Microscopes enhanced with artificial intelligence (AI) could help in the quick and accurate diagnosis of the deadly blood infections, which may improve patients' odds of survival, according to a study. The bacteria that most often cause bloodstream infections include the rod-shaped bacteria including Escherichia coli or E.coli, the round clusters of Staphylococcus species, and the pairs or chains of Streptococcus species.
A daunting challenge faced by environmental regulators in the U.S. and other countries is the requirement that they evaluate the potential toxicity of a large number of unique chemicals that are currently in common use (in the range of 10,000–30,000) but for which little toxicology information is available. The time and cost required for traditional toxicity testing approaches, coupled with the desire to reduce animal use is driving the search for new toxicity prediction methods [1–3]. Several efforts are starting to address this information gap by using relatively inexpensive, high throughput screening approaches in order to link chemical and biological space [1, 4–21]. The U.S. EPA is carrying out one such large screening and prioritization experiment, called ToxCast, whose goal is to develop predictive signatures or classifiers that can accurately predict whether a given chemical will or will not cause particular toxicities . This program is investigating a variety of chemically-induced toxicity endpoints including developmental and reproductive toxicity, neurotoxicity and cancer. The initial training set being used comes from a collection of 300 pesticide active ingredients for which complete rodent toxicology profiles have been compiled. This set of chemicals will be tested in several hundred in vitro assays.
The team believe that being able to determine the atomic structure of protein molecules will play a huge role in understanding how they work, and how they may respond to drug therapies. The drugs typically work by binding to a protein molecule, and then changing its shape and thus altering how it works.
Funding: This work was supported by FCT (INESC-ID multiannual funding) through the PIDDAC Program funds and under project PEst-OE/EEI/LA0021/2011 and the FP7 Cooperation Work Programme: Food, Agriculture and Fisheries, and Biotechnologies, KBBE-227258 (BIOHYPO project). Quotient Bioresearch received part-funding from the European Union in the scope of BIOHYPO project. Competing interests: During the elaboration of this manuscript, Ian Morrissey and Daniel Knight were employed by Quotient Bioresearch and belonged to the BIOHYPO European project. However, currently these two authors are no longer employed by Quotient Bioresearch.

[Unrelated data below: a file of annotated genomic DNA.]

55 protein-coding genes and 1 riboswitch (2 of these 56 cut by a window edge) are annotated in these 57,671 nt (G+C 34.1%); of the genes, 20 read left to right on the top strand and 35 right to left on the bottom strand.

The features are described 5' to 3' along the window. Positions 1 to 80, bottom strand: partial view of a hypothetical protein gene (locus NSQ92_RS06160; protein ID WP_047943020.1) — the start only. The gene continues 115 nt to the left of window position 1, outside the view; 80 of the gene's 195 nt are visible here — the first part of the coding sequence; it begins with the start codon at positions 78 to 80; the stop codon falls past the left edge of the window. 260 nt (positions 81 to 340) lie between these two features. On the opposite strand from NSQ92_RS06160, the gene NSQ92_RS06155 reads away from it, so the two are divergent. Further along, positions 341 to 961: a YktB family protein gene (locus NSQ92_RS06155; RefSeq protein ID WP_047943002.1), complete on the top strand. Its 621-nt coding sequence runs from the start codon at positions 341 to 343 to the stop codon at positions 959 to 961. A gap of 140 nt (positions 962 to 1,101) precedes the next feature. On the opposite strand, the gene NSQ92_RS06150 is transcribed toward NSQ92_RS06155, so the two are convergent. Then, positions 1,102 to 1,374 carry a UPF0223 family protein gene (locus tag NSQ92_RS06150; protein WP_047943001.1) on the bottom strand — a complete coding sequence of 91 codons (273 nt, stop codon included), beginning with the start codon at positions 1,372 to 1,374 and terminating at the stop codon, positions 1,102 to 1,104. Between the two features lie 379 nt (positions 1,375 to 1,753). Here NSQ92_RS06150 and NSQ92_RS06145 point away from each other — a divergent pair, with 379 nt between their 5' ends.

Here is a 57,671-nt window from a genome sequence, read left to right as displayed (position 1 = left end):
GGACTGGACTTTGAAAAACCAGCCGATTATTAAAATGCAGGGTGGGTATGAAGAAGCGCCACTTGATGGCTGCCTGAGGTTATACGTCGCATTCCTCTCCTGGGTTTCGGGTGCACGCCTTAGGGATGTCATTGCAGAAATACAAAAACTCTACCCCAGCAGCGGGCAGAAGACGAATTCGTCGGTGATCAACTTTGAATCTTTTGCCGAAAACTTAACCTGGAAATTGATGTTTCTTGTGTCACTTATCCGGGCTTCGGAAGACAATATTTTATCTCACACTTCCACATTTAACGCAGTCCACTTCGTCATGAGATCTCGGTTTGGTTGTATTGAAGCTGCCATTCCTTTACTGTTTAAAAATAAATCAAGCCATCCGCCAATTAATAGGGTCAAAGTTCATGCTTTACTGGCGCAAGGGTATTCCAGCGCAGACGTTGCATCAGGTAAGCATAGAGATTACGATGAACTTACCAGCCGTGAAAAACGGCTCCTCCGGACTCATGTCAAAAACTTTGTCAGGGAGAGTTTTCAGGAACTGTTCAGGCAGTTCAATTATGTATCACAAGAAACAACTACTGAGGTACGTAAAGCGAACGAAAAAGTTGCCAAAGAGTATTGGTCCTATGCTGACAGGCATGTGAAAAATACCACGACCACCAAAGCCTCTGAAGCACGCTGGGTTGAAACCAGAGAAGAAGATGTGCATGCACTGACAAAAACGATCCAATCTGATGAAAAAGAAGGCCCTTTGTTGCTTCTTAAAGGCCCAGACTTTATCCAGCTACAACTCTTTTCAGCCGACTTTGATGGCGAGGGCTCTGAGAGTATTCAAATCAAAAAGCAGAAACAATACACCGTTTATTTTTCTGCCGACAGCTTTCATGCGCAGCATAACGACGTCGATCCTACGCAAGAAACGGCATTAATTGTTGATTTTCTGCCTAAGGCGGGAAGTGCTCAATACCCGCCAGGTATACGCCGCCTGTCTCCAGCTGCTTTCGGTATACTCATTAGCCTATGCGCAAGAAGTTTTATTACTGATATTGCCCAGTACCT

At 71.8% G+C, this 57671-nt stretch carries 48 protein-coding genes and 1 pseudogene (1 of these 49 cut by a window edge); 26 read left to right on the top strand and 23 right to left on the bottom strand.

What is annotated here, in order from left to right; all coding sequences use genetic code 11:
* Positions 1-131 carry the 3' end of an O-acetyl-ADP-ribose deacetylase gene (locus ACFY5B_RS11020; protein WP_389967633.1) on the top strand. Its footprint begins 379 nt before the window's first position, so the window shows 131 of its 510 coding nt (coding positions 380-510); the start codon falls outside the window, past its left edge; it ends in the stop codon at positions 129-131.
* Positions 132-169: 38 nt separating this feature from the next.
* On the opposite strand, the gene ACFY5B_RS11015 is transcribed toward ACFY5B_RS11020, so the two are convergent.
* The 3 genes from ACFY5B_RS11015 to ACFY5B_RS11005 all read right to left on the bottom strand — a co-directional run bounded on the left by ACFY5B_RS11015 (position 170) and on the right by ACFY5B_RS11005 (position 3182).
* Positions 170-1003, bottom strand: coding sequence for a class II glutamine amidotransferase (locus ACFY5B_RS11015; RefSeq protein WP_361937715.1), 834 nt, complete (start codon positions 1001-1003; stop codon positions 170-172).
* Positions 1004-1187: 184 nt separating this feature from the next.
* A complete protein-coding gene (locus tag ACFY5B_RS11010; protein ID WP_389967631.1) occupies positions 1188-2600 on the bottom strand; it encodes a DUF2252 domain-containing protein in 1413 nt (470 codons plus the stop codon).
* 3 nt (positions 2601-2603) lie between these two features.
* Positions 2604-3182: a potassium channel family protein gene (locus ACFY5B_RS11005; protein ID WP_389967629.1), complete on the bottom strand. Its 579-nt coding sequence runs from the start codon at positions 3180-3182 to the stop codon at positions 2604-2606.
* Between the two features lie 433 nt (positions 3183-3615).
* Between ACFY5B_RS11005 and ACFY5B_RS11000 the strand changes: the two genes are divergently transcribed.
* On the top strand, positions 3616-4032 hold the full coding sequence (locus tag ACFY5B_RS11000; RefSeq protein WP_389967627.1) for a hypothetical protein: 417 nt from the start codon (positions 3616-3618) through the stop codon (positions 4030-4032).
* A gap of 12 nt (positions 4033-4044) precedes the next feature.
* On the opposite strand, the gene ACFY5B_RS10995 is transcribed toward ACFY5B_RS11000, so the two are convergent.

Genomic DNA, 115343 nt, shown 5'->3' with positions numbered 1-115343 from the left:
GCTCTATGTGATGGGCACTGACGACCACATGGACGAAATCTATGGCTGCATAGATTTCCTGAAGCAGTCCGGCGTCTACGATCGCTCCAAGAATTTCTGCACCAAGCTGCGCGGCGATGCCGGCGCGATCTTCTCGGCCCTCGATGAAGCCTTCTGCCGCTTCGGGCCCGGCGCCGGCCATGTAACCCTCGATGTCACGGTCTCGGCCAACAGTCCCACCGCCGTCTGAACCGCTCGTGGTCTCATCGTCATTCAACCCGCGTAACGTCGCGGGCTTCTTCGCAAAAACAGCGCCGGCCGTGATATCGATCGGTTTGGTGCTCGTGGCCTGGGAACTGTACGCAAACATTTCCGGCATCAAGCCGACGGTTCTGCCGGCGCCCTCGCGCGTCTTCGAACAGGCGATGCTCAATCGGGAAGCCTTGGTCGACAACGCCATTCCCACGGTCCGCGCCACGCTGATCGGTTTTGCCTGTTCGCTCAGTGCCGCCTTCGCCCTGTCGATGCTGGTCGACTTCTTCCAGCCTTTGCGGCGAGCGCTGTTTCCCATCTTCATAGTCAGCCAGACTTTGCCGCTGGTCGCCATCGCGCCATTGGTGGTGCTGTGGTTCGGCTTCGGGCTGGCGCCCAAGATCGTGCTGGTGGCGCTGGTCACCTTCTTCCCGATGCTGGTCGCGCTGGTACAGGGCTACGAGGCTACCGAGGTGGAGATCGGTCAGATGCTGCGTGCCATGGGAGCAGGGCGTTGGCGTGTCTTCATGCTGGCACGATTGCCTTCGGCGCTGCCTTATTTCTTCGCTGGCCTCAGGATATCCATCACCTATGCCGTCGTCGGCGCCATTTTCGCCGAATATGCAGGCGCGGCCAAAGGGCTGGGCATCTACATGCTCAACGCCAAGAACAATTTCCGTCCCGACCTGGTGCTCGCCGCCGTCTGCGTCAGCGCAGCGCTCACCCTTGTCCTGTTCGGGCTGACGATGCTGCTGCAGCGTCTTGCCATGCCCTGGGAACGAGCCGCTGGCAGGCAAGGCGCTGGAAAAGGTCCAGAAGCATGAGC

Using software to compare genetic information in bacterial isolates from animals and people, researchers have predicted that less than 10% of Escherichia coli 0157:H7 strains are likely to have the potential to cause human disease. In this study, the researchers applied machine learning to predict the zoonotic potential of bacterial isolates from the United Kingdom and the United States. "[O]ne of the cattle isolates (apart from outbreak trace-back isolates) achieved very high human association probabilities ( 0.9), potentially indicating that those posing a serious zoonotic threat are very rare," the authors write. As a consequence, experts could use targeted control strategies, including vaccination or eradication, in cattle carrying strains of high zoonotic potential, in order to better protect human health.
A team of researchers has found a new way to detect dangerous strains of bacteria, potentially preventing outbreaks of food poisoning. The team developed a method that utilizes machine learning and tested it with isolates of Escherichia coli strains. The team utilized machine learning, a form of artificial intelligence that allows computers to learn and analyze patterns. If researchers can quickly identify cattle herds carrying dangerous strains of E.coli, that particular herd can be treated or isolated before an outbreak occurs.
Machine learning can predict strains of bacteria likely to cause food poisoning outbreaks, research has found. The study – which focused on harmful strains of E. coli bacteria – could help public health officials to target interventions and reduce risk to human health. The team trained the software on DNA sequences from strains isolated from cattle herds and human infections in the UK and the US. The study highlights the potential of machine learning approaches for identifying these strains early and prevent outbreaks of this infectious disease.
This paper deals with the relations among structural, topological, and chemical properties of the E.Coli proteome from the vantage point of the solubility/aggregation propensity of proteins. Each E.Coli protein is initially represented according to its known folded 3D shape. This step consists in representing the available E.Coli proteins in terms of graphs. We first analyze those graphs by considering pure topological characterizations, i.e., by analyzing the mass fractal dimension and the distribution underlying both shortest paths and vertex degrees. Results confirm the general architectural principles of proteins. Successively, we focus on the statistical properties of a representation of such graphs in terms of vectors composed of several numerical features, which we extracted from their structural representation. We found that protein size is the main discriminator for the solubility, while however there are other factors that help explaining the solubility degree. We finally analyze such data through a novel one-class classifier, with the aim of discriminating among very and poorly soluble proteins. Results are encouraging and consolidate the potential of pattern recognition techniques when employed to describe complex biological systems.